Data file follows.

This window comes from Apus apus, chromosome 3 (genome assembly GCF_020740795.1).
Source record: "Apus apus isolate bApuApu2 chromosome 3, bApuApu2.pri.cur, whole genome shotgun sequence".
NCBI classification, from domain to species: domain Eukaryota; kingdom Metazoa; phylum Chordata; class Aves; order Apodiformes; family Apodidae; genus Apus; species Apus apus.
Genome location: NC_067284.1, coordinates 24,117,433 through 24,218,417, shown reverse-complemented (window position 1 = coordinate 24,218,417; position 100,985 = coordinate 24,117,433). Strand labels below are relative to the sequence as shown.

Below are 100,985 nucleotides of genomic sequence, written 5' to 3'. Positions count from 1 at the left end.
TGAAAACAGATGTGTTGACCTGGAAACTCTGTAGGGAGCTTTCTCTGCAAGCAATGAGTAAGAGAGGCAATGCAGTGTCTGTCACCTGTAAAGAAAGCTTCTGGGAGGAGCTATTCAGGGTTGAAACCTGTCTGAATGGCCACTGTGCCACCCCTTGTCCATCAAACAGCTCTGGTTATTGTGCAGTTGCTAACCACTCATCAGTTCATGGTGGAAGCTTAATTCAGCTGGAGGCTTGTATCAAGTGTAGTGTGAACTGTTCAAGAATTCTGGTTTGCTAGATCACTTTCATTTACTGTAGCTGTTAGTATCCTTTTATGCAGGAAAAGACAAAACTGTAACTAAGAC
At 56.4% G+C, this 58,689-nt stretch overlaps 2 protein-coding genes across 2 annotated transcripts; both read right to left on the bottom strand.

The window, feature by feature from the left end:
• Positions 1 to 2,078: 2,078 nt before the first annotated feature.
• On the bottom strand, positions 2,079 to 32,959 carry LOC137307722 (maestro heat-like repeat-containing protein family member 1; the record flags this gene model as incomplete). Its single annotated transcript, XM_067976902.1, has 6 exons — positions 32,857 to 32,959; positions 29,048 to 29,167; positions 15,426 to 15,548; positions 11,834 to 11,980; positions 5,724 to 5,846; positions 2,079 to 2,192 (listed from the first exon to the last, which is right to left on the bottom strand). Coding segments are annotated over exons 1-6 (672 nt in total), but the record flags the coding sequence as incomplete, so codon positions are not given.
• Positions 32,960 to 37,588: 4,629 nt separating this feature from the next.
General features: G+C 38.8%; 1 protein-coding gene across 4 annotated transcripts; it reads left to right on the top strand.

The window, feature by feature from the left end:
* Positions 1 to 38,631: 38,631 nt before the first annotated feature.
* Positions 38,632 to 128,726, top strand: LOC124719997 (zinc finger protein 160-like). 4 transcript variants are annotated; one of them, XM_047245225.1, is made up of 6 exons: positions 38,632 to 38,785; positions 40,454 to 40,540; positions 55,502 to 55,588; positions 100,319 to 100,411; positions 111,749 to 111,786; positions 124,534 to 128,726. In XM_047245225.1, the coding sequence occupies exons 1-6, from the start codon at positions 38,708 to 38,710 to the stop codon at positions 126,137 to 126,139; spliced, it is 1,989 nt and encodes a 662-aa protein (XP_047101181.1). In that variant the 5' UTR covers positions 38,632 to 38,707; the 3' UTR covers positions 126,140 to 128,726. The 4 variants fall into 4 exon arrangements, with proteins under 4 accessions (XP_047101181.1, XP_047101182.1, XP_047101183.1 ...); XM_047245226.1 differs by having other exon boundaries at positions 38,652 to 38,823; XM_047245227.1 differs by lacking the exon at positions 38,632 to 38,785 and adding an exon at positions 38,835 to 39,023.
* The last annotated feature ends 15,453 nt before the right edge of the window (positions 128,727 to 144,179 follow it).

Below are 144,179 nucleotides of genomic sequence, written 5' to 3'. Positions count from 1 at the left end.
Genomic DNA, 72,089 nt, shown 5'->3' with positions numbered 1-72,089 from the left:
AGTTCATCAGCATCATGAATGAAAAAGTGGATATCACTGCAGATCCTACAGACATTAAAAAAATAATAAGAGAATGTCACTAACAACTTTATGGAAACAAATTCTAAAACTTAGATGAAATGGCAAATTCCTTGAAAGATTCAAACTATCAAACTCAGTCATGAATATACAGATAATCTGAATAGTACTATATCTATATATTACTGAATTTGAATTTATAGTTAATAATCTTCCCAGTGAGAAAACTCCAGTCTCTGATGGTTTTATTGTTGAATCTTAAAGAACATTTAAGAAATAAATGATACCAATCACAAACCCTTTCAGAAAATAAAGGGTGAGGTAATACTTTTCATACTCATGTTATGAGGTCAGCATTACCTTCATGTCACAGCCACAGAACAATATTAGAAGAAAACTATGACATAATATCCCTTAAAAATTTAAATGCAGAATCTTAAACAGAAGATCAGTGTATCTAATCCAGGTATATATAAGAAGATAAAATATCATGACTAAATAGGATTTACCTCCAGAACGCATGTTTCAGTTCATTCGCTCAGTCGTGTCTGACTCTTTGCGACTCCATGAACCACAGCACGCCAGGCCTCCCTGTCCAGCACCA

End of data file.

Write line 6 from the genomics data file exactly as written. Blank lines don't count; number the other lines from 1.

TGAAAACAGATGTGTTGACCTGGAAACTCTGTAGGGAGCTTTCTCTGCAAGCAATGAGTAAGAGAGGCAATGCAGTGTCTGTCACCTGTAAAGAAAGCTTCTGGGAGGAGCTATTCAGGGTTGAAACCTGTCTGAATGGCCACTGTGCCACCCCTTGTCCATCAAACAGCTCTGGTTATTGTGCAGTTGCTAACCACTCATCAGTTCATGGTGGAAGCTTAATTCAGCTGGAGGCTTGTATCAAGTGTAGTGTGAACTGTTCAAGAATTCTGGTTTGCTAGATCACTTTCATTTACTGTAGCTGTTAGTATCCTTTTATGCAGGAAAAGACAAAACTGTAACTAAGAC